Interference Management in Spectrum Sharing Systems

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dc.contributor.advisor Sowerby, K en
dc.contributor.advisor Rowe, G en
dc.contributor.author Dahama, Rachita en
dc.date.accessioned 2012-11-14T19:45:23Z en
dc.date.issued 2012 en
dc.identifier.uri http://hdl.handle.net/2292/19655 en
dc.description.abstract Most of the radio spectrum is allocated to licensed services for their exclusive use. This has led to a shortage of spectrum for deploying new wireless services. However, measurements show that a large amount of radio spectrum allocated to licensed services is temporally and spatially underutilised. Spectrum sharing between licensed (primary) and unlicensed systems has been proposed for enhancing the spectral utilisation. This thesis investigates spectrum sharing on the highly underutilised television broadcast frequency bands. The Federal Communications Commission (FCC) has analysed spectrum sharing between a broadcast primary system and a single unlicensed device (unlicensed transmitter). This thesis extends the FCC analysis by considering multiple unlicensed devices operating in an ad hoc network. It is important that the interference from the unlicensed system to the primary system is limited to an acceptable level. In this thesis, such interference is limited by imposing geographical constraints on the unlicensed system by defining protection regions (i.e. unlicensed device exclusive regions) around the primary transmitter coverage areas. Analytical tools for determining the required protection distances (that define the size of the protection regions) are presented. It is identified that accurate modelling of the radio channel is extremely important in order to efficiently define protection regions and hence ensure primary system protection. The protection distances are also significantly sensitive to the primary system protection criterion and the density of unlicensed devices, especially when multiple primary transmitters with comparatively (compared to their coverage radius) small separation distances are considered. In this thesis, the capacity of the unlicensed system operating under geographical constraints imposed by the primary system performance requirements is characterised. The maximum density of unlicensed devices allowed to simultaneously contend for the primary channel is determined. For such a density, the outage constraint of a receiving node in the unlicensed ad hoc network is met. It is shown that the maximum capacity is obtained at this density. If the unlicensed system is aware of the locations of the typically passive broadcast primary receivers, then the geographical opportunity for the unlicensed system increases. This is because the unlicensed system can operate inside the primary transmitter coverage area by defining protection regions around primary receivers. Tools for determining such protection regions are presented. It is however identified that, compared to the scenario in which only the primary transmitter locations are known, the improvements in capacity obtained from knowing the primary receiver locations are typically less than 6%. Hence, it may not be significantly advantageous to system planners to invest in detecting the primary receiver locations, which involves a high infrastructure cost due to the required cooperation from the primary system. en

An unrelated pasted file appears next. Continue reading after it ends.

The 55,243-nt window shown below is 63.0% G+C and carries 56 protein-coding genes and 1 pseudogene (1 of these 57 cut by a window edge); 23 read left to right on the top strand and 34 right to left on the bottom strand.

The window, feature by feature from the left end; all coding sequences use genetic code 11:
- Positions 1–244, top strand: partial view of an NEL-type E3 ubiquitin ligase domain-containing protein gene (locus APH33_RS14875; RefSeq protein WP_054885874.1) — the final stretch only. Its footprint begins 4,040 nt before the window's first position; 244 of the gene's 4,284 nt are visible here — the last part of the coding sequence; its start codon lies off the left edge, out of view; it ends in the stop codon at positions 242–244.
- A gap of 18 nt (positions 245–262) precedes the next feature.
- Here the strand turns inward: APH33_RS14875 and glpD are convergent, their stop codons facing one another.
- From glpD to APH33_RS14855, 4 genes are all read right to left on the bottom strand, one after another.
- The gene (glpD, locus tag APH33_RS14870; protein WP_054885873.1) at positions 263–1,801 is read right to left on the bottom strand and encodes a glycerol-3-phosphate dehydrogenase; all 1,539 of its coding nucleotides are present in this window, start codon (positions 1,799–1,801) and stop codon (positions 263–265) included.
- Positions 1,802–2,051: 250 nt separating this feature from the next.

dc.publisher ResearchSpace@Auckland en
dc.relation.ispartof PhD Thesis - University of Auckland en
dc.rights Items in ResearchSpace are protected by copyright, with all rights reserved, unless otherwise indicated. Previously published items are made available in accordance with the copyright policy of the publisher. en
dc.rights.uri https://researchspace.auckland.ac.nz/docs/uoa-docs/rights.htm en
dc.rights.uri http://creativecommons.org/licenses/by-nc-sa/3.0/nz/ en
dc.title Interference Management in Spectrum Sharing Systems en
dc.type Thesis en
thesis.degree.grantor The University of Auckland en
thesis.degree.level Doctoral en
thesis.degree.name PhD en
dc.rights.holder Copyright: The Author en
dc.rights.accessrights http://purl.org/eprint/accessRights/OpenAccess en
pubs.elements-id 363280 en
pubs.record-created-at-source-date 2012-11-15 en


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